The Château Royal de Collioure is a massive French royal castle in the town of Collioure, a few kilometers north of the Spanish border. The Château is the juxtaposition of at least four castles. Roussillon was conquered by the Romans around 120 BC and then occupied by the Visigoths from 418. The first mention is about a fortified site in Collioure under siege in 673, by Wamba, king of the Visigoths who lay sie ...
Founded: 1207 | Location: Collioure, France

Château du Champ

The beautiful Château du Champ was first mentioned in 1498 regarding the keep, donjon. The adjacent buildings were built in the 16th century.
Founded: 1498 | Location: Altier, France

Châteaux d'Aujac

Châteaux d"Aujac was built to symbolise the combined powers of the Anduze family and the Bishop Cheylard of Uzès, who lived there from the 12th century. From the square to the round tower, the Chateau and its village illustrate the development of castle construction from the Middle Ages to the Renaissance. Still inhabited to this day, this magnificent architectural ensemble is a listed Historic Monument and represe ...
Founded: 12th century | Location: Aujac, France

Château de Miglos

Dependent on the counts of Foix, the chateau at Miglos is mentioned in 1213, at the time of the inventory of the strongholds given back to the king of France. Miglos was a place of passage and of residence for numerous Cathar Perfects and believers.
Founded: 13th century | Location: Miglos, France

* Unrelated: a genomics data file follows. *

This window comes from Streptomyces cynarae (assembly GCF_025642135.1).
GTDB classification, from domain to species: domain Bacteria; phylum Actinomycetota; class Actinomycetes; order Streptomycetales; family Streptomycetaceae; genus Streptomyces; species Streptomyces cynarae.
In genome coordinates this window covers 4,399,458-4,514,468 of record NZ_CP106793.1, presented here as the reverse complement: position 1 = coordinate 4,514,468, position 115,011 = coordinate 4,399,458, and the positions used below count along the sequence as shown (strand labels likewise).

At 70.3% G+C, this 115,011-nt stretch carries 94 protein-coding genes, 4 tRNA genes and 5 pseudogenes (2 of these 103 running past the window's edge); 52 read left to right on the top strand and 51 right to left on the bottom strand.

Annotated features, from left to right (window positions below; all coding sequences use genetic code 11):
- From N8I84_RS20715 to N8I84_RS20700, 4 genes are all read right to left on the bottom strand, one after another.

Château d'Aumelas

Château d'Aumelas was mentioned first time in 1036. From to 1213 1350, Aumelas fell to the Kings of Majorca and finally to the possession of King of France. The castle was ruined in the 16th century after it was dismantled and damaged in the Wars of Religion.
Founded: 11th century | Location: Aumelas, France

Château de Calmont d'Olt

The Château de Calmont d"Olt is perched atop a basalt dyke. It provides a panoramic view of the Aubrac highlands. Flint fragments and a polished stone axe are evidence of occupation of the site for 5,000 years. The ministerium Calvomantese was first mentioned in 883, in documents from the Abbey at Conques. It has always had a military significance, commanding the road from Rodez to Aubrac and, more widely ...
Founded: 11th century | Location: Espalion, France

Château de Coupiac

Dating from the 15th century, Château de Coupiac is formed by two T-shaped wings, built directly on the bare rock, flanked by three powerful round towers. These remaining towers show architectural differences, evidence of building over an extended period. Built in the flamboyant Gothic architecture, the castle impresses both in area and height, by the number of its machicolations, its latrines and its murder holes. It ...
Founded: 15th century | Location: Coupiac, France

Château de Peyrelade